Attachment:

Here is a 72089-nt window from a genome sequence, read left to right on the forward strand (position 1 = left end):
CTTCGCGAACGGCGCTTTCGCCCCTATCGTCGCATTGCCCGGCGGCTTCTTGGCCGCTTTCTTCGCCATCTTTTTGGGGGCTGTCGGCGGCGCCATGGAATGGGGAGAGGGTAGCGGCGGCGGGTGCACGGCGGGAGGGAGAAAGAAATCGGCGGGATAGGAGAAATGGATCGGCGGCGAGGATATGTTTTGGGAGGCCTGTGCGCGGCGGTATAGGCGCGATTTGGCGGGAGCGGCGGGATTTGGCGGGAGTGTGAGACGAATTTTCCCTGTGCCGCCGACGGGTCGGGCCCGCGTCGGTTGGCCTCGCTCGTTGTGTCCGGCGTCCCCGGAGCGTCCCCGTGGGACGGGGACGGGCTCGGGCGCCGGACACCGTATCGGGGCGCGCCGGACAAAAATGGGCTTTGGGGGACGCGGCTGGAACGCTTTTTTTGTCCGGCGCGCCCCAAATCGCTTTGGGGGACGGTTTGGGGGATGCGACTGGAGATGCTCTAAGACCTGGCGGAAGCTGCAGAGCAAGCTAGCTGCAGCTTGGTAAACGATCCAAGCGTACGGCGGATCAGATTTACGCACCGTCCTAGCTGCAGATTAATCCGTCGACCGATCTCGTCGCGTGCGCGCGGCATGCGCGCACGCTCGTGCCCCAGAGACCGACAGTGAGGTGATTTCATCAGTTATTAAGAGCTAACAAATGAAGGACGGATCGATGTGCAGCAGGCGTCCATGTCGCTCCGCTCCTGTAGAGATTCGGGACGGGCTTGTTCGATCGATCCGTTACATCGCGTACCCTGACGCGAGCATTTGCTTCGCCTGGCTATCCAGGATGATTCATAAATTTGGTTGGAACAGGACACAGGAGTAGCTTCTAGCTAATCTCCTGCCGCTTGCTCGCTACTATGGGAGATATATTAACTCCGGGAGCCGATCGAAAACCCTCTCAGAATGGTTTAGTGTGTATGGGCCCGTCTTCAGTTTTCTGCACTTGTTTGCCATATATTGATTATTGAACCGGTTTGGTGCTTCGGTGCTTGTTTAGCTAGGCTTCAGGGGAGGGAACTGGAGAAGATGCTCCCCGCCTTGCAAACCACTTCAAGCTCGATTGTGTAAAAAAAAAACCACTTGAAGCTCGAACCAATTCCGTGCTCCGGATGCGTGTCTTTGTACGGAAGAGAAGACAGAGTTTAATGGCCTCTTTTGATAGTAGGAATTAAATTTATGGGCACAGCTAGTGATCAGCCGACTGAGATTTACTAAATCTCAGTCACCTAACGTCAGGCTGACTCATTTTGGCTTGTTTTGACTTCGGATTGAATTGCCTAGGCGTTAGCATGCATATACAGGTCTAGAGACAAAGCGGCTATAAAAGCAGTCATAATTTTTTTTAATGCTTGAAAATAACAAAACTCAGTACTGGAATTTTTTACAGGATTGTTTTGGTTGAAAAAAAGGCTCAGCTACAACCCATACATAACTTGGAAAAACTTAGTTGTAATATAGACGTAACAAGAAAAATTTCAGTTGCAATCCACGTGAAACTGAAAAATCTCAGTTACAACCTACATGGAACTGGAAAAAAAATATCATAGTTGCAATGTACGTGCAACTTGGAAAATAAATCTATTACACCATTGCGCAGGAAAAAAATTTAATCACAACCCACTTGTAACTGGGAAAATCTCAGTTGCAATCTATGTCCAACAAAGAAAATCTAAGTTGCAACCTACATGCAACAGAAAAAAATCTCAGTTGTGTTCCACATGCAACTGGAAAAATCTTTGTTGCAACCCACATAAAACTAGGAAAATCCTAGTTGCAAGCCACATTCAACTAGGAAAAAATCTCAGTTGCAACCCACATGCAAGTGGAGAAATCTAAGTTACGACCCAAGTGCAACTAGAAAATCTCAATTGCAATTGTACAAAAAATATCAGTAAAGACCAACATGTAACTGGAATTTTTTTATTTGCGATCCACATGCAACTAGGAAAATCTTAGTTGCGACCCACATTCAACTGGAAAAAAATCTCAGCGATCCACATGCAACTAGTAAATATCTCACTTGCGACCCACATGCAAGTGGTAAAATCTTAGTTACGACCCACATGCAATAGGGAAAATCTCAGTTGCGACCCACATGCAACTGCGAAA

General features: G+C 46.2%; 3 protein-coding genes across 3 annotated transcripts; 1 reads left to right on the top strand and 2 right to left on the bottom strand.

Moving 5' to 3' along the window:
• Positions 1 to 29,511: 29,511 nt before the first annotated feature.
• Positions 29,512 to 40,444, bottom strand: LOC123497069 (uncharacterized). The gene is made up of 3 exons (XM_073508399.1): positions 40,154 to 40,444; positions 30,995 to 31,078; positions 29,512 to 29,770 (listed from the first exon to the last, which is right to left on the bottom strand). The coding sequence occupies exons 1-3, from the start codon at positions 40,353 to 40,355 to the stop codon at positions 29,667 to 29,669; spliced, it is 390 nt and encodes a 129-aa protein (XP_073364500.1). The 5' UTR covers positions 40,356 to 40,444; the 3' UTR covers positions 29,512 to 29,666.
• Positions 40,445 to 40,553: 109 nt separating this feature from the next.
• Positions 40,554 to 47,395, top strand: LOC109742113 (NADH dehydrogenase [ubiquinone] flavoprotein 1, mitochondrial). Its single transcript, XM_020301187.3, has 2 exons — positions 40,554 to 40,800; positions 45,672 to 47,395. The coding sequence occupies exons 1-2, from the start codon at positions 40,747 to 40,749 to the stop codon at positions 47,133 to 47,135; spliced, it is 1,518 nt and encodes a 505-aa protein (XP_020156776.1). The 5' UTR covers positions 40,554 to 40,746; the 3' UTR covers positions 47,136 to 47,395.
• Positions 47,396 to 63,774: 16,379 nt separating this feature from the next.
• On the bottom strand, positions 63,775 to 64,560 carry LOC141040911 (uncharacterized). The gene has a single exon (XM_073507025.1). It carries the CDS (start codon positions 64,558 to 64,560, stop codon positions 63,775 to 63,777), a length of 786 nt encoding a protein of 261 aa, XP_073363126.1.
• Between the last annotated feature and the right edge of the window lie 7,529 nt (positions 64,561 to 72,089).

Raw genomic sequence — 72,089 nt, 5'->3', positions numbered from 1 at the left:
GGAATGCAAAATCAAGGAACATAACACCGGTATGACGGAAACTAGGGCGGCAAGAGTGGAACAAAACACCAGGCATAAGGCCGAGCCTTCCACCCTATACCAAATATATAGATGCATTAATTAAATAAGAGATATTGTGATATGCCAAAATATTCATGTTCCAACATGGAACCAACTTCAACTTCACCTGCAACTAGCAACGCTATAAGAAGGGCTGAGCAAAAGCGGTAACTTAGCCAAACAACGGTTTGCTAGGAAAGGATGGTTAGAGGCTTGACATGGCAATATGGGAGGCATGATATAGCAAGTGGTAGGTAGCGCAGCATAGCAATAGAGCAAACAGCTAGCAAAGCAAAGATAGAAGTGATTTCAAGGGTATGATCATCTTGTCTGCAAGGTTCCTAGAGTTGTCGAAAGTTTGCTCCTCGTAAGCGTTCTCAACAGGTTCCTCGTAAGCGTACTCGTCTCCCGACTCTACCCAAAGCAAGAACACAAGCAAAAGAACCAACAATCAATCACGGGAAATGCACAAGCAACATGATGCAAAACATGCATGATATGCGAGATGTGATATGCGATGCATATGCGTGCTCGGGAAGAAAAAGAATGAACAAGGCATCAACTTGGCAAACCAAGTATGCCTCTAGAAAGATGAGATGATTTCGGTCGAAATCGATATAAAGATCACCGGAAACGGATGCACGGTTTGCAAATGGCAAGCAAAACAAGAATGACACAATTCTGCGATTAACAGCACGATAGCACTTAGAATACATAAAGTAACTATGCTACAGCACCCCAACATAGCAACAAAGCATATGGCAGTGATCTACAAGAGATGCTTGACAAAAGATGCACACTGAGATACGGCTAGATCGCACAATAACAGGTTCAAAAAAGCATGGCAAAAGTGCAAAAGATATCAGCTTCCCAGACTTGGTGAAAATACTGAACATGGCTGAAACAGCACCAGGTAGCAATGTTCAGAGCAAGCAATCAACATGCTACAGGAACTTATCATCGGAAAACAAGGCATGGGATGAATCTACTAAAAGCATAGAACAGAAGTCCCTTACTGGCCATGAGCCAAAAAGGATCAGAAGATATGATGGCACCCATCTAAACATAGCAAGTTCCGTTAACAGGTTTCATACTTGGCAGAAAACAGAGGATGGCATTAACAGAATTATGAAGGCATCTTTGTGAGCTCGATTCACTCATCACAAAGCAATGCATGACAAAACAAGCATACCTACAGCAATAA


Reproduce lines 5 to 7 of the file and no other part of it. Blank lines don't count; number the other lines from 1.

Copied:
• Positions 1 to 29,511: 29,511 nt before the first annotated feature.
• Positions 29,512 to 40,444, bottom strand: LOC123497069 (uncharacterized). The gene is made up of 3 exons (XM_073508399.1): positions 40,154 to 40,444; positions 30,995 to 31,078; positions 29,512 to 29,770 (listed from the first exon to the last, which is right to left on the bottom strand). The coding sequence occupies exons 1-3, from the start codon at positions 40,353 to 40,355 to the stop codon at positions 29,667 to 29,669; spliced, it is 390 nt and encodes a 129-aa protein (XP_073364500.1). The 5' UTR covers positions 40,356 to 40,444; the 3' UTR covers positions 29,512 to 29,666.
• Positions 40,445 to 40,553: 109 nt separating this feature from the next.